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Posted by Rick Crockett on January 23, 2000 01:53:52 UTC

: Check out this link on spherical mirror warping: : http://tempest.idle.com/~markv/spherical.html : I believe this is what Joe was referring to. : : This is a good idea in that a relatively easy to make spherical mirror is warped into a paraboloid. However I have wondered if the warping is uneven and causes astigmatism.

You want to read that page carefully. The author is using precision ground, polished and figured mirrors that are spheriods already and they are full thickness masking the error. The author states that a little tension pulls the sphere into a paraboloid which is technically not correct. The figure will be a hyperbaloid but by having a fairly small diameter and a fairly thick mirror with a sphere already polished into it, it could look like a paraboloid. The author mentions that with more tweeking it is pulled into hyperbaloid which is exactly what it becam as soon as it was deformed from the sphere. The eccentricity of radius for a sphere is zero. There are not degress of spherocity. Same goes a paraboloid with an eccentricity of 1. The hyperbola can be near paraboloid or to an extreme. Extreme is what you will get if you try thin mirrors, large mirrors and non sphere mirrors. You can take a sphere and using vacuum deform it into a parabola but not by using a bolt. I strongly encourage experimentation but you also should be familiar enough with the laws of physics and mathmatics to know what to expect.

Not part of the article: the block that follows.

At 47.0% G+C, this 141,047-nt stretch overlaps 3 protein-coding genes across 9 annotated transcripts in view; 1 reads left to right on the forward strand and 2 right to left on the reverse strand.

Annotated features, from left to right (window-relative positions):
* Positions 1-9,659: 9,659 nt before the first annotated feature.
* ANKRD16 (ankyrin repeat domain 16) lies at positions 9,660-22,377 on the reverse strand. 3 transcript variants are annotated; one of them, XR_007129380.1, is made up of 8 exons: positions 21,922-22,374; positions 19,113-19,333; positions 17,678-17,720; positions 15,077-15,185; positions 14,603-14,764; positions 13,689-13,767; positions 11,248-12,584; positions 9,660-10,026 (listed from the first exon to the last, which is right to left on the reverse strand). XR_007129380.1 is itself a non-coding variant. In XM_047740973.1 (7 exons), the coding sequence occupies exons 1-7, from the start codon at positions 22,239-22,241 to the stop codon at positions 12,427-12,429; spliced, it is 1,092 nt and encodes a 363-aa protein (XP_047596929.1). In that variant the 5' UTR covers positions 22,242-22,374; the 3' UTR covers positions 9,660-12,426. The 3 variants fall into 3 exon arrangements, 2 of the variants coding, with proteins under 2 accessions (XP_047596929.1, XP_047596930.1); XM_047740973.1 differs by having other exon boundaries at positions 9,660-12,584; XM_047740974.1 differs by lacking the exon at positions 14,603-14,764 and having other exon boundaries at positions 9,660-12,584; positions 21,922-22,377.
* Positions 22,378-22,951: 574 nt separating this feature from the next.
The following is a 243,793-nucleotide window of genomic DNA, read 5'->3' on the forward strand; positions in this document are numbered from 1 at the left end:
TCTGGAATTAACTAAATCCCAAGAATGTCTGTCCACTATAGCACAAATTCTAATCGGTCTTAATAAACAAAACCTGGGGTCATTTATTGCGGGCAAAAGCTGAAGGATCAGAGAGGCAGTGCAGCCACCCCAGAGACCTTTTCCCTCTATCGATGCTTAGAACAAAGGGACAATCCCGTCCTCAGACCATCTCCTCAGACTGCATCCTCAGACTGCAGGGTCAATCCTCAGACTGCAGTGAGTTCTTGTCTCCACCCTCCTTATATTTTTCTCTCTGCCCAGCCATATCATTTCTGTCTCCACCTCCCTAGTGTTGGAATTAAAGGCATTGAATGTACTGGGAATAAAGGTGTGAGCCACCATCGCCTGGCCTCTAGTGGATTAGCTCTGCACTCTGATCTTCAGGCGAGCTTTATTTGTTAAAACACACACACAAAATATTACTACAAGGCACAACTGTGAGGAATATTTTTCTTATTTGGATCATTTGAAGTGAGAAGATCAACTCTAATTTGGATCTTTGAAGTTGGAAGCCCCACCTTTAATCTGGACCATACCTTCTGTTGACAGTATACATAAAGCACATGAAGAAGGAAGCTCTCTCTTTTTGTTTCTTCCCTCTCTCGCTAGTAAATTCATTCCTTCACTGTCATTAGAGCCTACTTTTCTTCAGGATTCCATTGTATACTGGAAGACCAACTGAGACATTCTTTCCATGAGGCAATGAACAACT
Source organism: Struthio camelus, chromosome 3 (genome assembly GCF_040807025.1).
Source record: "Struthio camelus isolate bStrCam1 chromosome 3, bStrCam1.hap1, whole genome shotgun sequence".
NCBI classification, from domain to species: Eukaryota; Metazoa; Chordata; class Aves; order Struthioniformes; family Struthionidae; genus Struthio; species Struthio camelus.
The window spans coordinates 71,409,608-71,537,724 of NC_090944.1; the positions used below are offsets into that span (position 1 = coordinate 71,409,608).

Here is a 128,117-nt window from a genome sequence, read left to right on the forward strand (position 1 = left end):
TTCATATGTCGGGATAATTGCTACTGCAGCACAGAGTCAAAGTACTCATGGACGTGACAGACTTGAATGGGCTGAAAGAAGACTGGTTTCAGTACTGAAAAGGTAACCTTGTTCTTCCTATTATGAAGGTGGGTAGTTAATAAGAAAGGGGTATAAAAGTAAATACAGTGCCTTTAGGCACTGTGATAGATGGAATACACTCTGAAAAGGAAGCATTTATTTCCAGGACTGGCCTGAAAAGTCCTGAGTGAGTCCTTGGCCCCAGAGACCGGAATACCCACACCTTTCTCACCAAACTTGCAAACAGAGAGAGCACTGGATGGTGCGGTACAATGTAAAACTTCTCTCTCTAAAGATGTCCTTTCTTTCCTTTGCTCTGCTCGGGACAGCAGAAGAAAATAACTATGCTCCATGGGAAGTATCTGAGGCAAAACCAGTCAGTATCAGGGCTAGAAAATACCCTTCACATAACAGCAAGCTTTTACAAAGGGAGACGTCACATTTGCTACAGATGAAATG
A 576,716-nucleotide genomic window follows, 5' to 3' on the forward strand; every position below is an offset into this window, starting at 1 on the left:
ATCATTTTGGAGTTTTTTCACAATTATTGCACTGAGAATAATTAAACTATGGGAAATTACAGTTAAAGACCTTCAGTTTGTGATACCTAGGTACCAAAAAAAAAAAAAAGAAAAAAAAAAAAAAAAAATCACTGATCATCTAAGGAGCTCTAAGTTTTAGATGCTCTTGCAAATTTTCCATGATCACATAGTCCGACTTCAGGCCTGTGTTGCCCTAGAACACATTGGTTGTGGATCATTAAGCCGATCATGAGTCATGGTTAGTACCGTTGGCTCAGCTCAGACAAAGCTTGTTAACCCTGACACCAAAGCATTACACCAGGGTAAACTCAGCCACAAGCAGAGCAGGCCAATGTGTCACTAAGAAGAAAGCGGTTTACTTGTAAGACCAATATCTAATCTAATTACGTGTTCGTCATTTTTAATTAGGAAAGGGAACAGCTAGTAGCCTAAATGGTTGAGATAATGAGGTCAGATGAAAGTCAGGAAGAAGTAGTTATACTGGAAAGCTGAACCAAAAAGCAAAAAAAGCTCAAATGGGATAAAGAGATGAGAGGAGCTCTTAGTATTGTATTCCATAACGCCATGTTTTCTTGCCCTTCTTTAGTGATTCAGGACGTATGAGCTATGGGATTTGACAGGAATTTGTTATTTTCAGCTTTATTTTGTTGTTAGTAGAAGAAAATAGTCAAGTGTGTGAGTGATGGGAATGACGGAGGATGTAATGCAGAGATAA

Enjoy Experimenting -Rick

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